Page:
It appears that Intel joined the forum to build RISC-V hardware emulators, for RTL design. Intel just recently put these systems up for sale to processor developers. It appears that Intel has never had the intention of developing their own RISC processors, but just the development tools.

    2. herman Silver badge

      Re: More bad news for Intel

      RISC V is nice for FPGAs and Intel happens to manufacture FPGAs.

  2. 3arn0wl

    Alibaba are believed to be using T-Head's RISC-V C910 in their data centres. (The C910 has an early version of the Vector extension.)

    Once chip designs which incorporate the ratified Vector and Matrix extensions come to fruition... then Arm really will have a problem. It's suggested that they'll start appearing mid 2023.

  3. Will Godfrey Silver badge
    Thumb Up

    Interesting developments

    But for now, I think I'll just sit back and enjoy the view!

  4. Brewster's Angle Grinder Silver badge

    “We really don’t see RISC-V as a significant competitor to us in the datacenter space right now, or in the near future,”

    It's funny to hear ARM say this. It's the kind of thing Intel might have said about ARM ?10 years ago.

    1. Anonymous Coward
      Anonymous Coward

      @Brewster's Angle Grinder

      They did say "right now and in the near future"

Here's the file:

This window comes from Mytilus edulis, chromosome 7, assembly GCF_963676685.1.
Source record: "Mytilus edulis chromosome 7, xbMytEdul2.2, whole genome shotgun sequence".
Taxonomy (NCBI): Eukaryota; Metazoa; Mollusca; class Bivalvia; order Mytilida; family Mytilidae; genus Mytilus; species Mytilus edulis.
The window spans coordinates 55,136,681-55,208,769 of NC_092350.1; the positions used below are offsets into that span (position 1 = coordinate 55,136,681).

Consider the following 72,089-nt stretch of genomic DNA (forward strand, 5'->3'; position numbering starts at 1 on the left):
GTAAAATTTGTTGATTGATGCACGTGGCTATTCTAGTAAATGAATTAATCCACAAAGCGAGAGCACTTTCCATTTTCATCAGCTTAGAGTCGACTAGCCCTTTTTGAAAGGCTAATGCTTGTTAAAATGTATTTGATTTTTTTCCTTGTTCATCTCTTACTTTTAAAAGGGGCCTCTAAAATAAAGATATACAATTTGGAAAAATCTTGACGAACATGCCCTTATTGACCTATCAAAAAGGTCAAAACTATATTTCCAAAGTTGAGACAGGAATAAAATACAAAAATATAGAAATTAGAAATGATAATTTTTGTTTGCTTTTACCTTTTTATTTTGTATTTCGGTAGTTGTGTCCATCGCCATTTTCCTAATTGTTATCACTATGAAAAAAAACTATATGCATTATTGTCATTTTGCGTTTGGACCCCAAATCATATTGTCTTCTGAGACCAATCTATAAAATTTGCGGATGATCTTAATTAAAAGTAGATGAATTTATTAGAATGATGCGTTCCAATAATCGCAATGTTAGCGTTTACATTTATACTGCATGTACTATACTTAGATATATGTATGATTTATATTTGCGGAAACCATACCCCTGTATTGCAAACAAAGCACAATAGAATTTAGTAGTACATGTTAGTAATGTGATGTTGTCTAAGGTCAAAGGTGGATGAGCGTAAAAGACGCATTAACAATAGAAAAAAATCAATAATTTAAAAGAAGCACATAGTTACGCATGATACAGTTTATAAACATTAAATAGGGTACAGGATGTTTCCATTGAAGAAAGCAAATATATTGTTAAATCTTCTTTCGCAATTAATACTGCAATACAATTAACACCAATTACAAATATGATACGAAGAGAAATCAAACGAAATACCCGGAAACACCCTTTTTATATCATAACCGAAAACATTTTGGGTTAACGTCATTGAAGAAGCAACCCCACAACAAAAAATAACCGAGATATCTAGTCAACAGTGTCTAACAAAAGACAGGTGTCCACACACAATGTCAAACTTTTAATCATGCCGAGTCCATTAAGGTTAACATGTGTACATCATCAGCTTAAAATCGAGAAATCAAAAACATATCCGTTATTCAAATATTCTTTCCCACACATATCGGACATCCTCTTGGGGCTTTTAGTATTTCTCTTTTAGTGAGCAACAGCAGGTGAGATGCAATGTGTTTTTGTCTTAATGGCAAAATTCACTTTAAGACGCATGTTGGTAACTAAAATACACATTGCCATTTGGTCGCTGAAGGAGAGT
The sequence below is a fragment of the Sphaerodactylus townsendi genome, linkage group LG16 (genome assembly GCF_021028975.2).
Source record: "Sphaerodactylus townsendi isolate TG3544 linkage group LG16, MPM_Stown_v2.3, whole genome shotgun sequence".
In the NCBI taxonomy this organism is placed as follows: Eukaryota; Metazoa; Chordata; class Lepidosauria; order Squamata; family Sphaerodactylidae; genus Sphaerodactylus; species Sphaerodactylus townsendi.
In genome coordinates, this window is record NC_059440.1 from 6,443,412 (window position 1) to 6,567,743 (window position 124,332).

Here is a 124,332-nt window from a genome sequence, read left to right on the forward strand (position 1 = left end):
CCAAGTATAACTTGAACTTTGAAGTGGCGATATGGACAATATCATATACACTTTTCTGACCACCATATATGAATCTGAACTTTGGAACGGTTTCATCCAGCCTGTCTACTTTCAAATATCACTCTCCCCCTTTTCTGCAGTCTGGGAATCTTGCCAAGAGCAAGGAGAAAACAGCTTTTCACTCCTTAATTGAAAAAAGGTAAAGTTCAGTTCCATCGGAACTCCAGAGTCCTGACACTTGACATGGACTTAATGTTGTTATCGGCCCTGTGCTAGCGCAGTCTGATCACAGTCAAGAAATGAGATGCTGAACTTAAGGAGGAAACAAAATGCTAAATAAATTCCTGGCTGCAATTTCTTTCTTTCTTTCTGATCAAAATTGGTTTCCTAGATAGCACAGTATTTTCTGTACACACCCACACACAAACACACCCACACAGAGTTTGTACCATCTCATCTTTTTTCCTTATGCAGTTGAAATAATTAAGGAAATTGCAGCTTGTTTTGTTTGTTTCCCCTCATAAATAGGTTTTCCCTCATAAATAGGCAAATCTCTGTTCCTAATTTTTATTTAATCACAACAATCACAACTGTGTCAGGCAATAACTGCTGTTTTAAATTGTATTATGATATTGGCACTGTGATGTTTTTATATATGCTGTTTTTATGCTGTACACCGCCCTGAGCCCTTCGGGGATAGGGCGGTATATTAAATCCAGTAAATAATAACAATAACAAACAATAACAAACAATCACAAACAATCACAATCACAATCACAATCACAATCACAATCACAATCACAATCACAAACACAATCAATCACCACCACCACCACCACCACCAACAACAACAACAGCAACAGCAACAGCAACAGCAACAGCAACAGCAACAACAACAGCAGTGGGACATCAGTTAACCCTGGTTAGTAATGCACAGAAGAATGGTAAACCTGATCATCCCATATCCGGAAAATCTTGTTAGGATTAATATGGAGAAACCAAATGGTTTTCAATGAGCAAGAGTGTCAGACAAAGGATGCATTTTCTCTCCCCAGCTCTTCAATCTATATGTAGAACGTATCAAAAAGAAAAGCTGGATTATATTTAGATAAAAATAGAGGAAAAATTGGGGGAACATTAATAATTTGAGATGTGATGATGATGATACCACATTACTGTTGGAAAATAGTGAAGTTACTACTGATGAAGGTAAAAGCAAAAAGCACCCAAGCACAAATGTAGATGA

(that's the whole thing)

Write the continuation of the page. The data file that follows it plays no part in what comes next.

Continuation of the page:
They never mentioned anything about medium/long term future".

      Other than that I agree with what you say..

      1. bernardo.ortiz

        Typical definitions. Right now, what is already on the market. Near future, already tapped out and in validation (can take up to a year). Always a huge deal, marketing wise. Doesn't really matter, engineering wise. I mean, it really doesn't tell you what people are working on, what's already in the pipeline.

    2. katrinab Silver badge

      10 years ago, ARM was licencing more chips every year than Intel had produced in its entire lifetime. Microsoft first announced Windows on ARM about 11 years ago. So the writing was definitely on the wall then.

      1. Brewster's Angle Grinder Silver badge

        I take your point that ARM weren't exactly a fresh-faced upstart with barely a die to their name. (You could say they were very upwardly mobile.) However the people who've moved from Intel to ARM are exactly people who would happily move to RISC-V, as soon as it's ready. ARM doesn't have a padlock on the datacentre like x86 did/does. That was the big shift. If you've done that recently, you should have good understanding of how to repeat it.